Along the way, she talked her way into the famous Bendix air race (and won it one year), helped develop oxygen masks and pressurized cabins, and led the WASPs (Women’s Air Force Service Pilots) in World War II. In the 1950s, she lobbied to become an astronaut.
But it wasn’t her precociousness that turned Cochran into a force in American history. It was her guts.
After moving to New York in 1929 to start her own cosmetics line, Cochran landed a job at Saks Fifth Avenue and grew so popular with clients that they took her traveling with them.
On one of those jaunts, she met her future husband. Told that Cochran would “need wings” to cover enough territory for her business, he suggested that she learn to fly. She did.
In 1934, Cochran became the first pilot to test a turbo-supercharger on an aircraft engine. In 1937, she flew from New York to Miami in a little more than four hours, setting a national speed record. In 1938, the year she won the Los Angeles-to-Cleveland Bendix race, she became the first to test a plane with a “wet wing,” or wing fuel tank. In 1939, she set a world record for speed.
As the first pilot to fly the Republic P-43, Cochran’s advice led to a redesign of the tail wheel installation, later used in the P-47 Thunderbolt, one of the greatest World War II fighter planes.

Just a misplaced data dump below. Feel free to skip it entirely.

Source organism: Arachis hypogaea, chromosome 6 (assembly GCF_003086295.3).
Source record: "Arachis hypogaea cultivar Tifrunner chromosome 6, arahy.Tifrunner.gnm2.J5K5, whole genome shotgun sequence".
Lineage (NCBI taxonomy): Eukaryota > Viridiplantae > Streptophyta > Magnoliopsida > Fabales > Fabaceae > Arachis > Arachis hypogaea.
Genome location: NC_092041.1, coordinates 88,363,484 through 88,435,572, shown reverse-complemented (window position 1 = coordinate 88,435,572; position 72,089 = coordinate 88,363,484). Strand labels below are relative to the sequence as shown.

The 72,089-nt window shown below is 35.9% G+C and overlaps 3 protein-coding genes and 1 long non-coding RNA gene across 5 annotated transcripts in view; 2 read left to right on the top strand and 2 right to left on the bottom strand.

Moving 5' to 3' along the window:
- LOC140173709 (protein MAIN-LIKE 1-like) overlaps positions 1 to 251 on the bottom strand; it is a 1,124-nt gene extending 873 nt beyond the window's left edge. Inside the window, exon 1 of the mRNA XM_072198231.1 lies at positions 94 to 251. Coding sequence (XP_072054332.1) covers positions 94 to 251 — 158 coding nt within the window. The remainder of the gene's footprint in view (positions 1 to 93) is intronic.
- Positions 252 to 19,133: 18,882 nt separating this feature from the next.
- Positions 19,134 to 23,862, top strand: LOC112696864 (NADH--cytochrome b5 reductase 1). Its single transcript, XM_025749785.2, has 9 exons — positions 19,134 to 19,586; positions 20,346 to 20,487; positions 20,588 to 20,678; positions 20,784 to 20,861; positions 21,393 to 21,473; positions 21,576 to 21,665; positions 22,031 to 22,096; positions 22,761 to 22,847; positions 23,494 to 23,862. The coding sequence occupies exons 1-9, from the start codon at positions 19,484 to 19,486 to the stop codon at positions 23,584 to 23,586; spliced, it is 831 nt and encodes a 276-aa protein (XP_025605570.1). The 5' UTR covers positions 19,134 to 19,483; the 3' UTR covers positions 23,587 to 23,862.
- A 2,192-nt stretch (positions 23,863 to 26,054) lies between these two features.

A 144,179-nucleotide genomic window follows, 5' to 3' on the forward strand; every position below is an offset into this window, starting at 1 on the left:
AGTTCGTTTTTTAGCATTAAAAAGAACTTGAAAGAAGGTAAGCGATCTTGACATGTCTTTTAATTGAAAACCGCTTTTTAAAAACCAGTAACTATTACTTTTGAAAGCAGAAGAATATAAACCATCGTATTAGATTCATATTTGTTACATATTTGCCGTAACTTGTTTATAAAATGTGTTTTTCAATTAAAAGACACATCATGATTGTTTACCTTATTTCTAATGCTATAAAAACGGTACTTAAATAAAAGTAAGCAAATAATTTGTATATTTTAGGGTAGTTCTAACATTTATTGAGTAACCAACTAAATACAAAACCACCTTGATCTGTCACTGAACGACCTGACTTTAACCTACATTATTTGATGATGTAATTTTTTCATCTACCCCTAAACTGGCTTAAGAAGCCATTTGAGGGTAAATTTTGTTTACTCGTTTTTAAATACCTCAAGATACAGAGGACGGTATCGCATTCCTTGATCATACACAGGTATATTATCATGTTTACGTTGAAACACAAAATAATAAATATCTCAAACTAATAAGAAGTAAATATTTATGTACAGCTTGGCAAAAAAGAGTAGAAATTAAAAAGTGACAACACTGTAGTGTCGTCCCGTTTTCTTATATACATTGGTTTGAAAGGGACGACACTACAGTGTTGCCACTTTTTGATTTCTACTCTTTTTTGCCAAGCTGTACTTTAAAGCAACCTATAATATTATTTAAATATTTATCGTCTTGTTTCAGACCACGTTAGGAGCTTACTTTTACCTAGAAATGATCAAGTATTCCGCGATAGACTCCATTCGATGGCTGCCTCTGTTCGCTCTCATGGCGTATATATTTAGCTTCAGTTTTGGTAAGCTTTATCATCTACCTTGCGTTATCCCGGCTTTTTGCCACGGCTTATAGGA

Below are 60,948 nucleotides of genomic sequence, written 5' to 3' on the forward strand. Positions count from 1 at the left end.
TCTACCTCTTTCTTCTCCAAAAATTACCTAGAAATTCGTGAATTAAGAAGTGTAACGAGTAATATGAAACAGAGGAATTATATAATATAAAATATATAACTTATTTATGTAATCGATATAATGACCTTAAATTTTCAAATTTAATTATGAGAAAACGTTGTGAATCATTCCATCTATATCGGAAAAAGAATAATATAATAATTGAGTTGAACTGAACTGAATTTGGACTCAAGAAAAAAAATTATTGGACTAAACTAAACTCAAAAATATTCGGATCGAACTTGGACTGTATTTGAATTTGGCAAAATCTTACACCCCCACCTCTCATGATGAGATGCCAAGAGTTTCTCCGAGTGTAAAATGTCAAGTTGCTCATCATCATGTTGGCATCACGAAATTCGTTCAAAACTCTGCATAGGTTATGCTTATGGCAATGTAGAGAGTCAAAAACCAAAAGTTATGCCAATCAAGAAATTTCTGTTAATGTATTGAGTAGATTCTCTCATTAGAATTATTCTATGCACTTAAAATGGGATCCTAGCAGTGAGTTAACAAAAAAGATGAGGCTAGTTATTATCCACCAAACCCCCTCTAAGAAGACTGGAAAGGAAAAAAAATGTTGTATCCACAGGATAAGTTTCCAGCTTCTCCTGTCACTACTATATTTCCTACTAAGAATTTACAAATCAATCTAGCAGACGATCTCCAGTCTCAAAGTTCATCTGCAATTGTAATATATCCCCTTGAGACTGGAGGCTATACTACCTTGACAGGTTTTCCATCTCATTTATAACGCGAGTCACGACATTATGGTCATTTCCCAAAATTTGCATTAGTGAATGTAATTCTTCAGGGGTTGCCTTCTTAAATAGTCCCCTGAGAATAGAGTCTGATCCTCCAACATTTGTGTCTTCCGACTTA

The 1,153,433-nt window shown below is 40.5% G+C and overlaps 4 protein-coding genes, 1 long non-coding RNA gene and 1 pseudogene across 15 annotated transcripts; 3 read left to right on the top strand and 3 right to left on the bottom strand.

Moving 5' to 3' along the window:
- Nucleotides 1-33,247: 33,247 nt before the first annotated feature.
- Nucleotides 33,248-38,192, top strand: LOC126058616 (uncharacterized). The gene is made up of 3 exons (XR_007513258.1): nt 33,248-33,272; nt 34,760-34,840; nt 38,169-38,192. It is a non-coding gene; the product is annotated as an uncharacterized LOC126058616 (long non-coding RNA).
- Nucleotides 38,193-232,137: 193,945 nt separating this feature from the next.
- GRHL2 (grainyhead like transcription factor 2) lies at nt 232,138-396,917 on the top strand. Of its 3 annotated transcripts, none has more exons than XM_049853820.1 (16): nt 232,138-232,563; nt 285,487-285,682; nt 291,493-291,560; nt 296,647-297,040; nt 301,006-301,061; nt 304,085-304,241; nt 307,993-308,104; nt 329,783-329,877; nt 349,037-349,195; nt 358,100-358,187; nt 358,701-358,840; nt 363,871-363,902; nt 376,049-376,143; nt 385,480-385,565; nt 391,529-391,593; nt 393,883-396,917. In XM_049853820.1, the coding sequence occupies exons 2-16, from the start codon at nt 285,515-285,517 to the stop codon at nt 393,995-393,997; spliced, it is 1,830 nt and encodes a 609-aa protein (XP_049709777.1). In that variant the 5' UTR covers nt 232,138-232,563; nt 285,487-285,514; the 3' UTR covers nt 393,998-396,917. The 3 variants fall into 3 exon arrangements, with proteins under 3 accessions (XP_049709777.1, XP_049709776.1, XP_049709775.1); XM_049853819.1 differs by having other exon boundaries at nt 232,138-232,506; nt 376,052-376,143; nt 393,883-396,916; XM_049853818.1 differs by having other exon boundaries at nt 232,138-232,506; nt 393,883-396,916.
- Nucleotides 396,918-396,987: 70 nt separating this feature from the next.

During the war, she persuaded Gen. Henry “Hap” Arnold, commander of U.S. Army Air Forces, to let her start a women’s flying detachment, which became the WASPs. Under Cochran, they flew 60 million miles and delivered 12,650 planes to battle.
She continued setting records after the war, including eight speed records in 1961. She never crashed, even in one year of 56 forced landings.
“She was a competitor,” says Chuck Yeager, who broke the sound barrier. “You’ve got to be aggressive to do that and you’ve got to have guts to go out and get exactly what you want.”
—Adapted from “Jackie Cochran: American Athena,” Steven Brockerman, Capitalism Magazine.
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